Arroyo’s Explosive Play-Action Passing Package

Mike West Analysis

It is becoming clearer by the week the kind of passing wizard we have in Marcus Arroyo. While some fans have criticized Arroyo for his lack of creativity, my goal today is to remind you that Arroyo is a passing specialist, tasked to bring a physical brand of football to Oregon. Indeed, in back-to-back weeks, Coach Eric Boles introduced more RPO packages that complement the plays analyst Joshua Whitted revealed the week before.

One legitimate criticism aimed at Arroyo is that he has obliterated Oregon’s running game. However, I doubt Arroyo is the architect of that strategy. He is finding ways to introduce passing packages that feature play-action passes I’ve called passing sequentials, in order to exploit Justin Herbert’s skills at QB, and in turn, open up the offense.

Explosive Plays

Back in June, I wrote an article explaining what I believed to be the key components to an powerful offense, which starts with the offense’s core plays. As linked above, Coach Boles introduced the passing plays that look to be Arroyo’s new set of core plays. So, what do Oregon’s explosive plays (plays that gain more than 20 yards) look like?

Pick Your Poison

Above is an example of an explosive play that Arroyo drew up out of the shotgun formation — the same formation that Oregon runs the majority of its core RPOs out of. This time, he utilizes the traditional play-action pass to stun defenses. In the screenshot above, pay particular attention to Montana’s safety (red arrow) as he tries to read Herbert. He is forced to cover either Ryan Bay (green arrow) or Jacob Breeland (purple arrow). He chooses Bay, but both receivers were going to be open for a huge gain.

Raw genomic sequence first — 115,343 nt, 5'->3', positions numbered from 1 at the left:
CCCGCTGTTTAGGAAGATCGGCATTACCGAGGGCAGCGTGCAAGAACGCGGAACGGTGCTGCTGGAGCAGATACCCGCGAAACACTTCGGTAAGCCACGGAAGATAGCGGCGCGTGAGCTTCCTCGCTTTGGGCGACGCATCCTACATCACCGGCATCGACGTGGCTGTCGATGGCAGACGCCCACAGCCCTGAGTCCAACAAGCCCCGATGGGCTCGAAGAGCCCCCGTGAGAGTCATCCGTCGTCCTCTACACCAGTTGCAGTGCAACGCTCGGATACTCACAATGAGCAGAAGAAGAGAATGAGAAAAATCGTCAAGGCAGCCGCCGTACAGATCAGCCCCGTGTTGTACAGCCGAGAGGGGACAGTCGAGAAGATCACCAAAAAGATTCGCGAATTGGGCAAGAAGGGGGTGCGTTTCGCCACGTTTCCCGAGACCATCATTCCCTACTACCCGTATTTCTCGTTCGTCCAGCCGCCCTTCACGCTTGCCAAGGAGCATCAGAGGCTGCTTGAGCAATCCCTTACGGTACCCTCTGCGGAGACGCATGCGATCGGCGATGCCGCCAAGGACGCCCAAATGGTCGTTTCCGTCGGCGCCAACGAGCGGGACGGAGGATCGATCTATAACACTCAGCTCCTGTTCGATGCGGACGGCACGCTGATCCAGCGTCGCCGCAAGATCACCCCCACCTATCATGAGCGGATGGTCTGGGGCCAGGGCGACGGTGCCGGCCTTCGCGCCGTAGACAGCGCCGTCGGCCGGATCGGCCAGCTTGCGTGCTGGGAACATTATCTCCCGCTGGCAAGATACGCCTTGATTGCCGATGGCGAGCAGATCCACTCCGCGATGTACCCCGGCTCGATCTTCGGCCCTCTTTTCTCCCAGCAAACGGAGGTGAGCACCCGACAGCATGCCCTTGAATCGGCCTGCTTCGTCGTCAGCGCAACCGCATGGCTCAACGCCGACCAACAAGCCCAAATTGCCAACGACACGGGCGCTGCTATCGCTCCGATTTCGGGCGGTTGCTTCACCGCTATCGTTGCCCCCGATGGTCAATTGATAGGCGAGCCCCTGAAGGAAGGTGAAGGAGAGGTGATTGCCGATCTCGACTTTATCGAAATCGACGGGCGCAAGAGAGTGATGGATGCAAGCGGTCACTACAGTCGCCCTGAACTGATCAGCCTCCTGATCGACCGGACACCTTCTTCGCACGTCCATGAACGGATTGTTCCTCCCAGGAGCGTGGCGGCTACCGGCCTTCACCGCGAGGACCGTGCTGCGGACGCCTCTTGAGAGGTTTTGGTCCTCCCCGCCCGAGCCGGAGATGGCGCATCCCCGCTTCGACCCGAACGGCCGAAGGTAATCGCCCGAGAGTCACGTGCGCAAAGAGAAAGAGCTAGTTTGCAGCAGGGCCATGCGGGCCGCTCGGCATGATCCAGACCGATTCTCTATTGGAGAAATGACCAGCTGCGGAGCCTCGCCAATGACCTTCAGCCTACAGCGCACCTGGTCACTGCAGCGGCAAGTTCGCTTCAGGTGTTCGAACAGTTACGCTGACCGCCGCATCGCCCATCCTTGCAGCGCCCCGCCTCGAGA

In the video above, we see a pulling guard, and the quarterback puts the ball in the belly of the running back — all signs that it’s a running play. But the defense soon discovers it’s a playy fake, as Arroyo sends Bay on a Post route and Breeland on a wheel route. The Montana safety cannot win this battle.

All About Timing

I’ve personally thought the best time to call an explosive play is around your own 35-45 yard line, as Arroyo does above. The other time to call explosive plays is just inside your opponent’s 45 yard line, such as below. A defense isn’t usually expecting offenses to be aggressive in either of situation, so players and coaches on defense are often caught off guard when offensive coordinators dial up an explosive play.


Notice where the free safety is (red arrow) in the screenshot above. This play is designed to make the free safety cover the slot receiver (purple arrow) so he is unable to assist the corner responsible for a deep pattern on the other side of the field (green arrow).

In the video above, as we see the play unfold, the boundary safety covers Bay, leaving the boundary corner in one-on-one coverage. Bryan Addison has so much room to get open that Herbert can throw the ball anywhere he wants to.

My true hope is Arroyo begins to introduce the full range of core and sequential running plays that Chip Kelly used in order to torch every defensive coordinator in college football.  In the meantime, Arroyo certainly is assisting the running game with these RPO and play-action packages that now feature the kinds of explosive passing plays that open the field up for the run game.

Mike West                                                                                                                                         
Las Vegas, Nevada                                                                                                                                                                      Top Photo by Eugene Johnson


Spencer Thomas, the Volunteer Editor for this article, is an attorney for the Social Security Administration in Atlanta, Georgia, and coaches football at Hillgrove High School in Powder Springs, GA.


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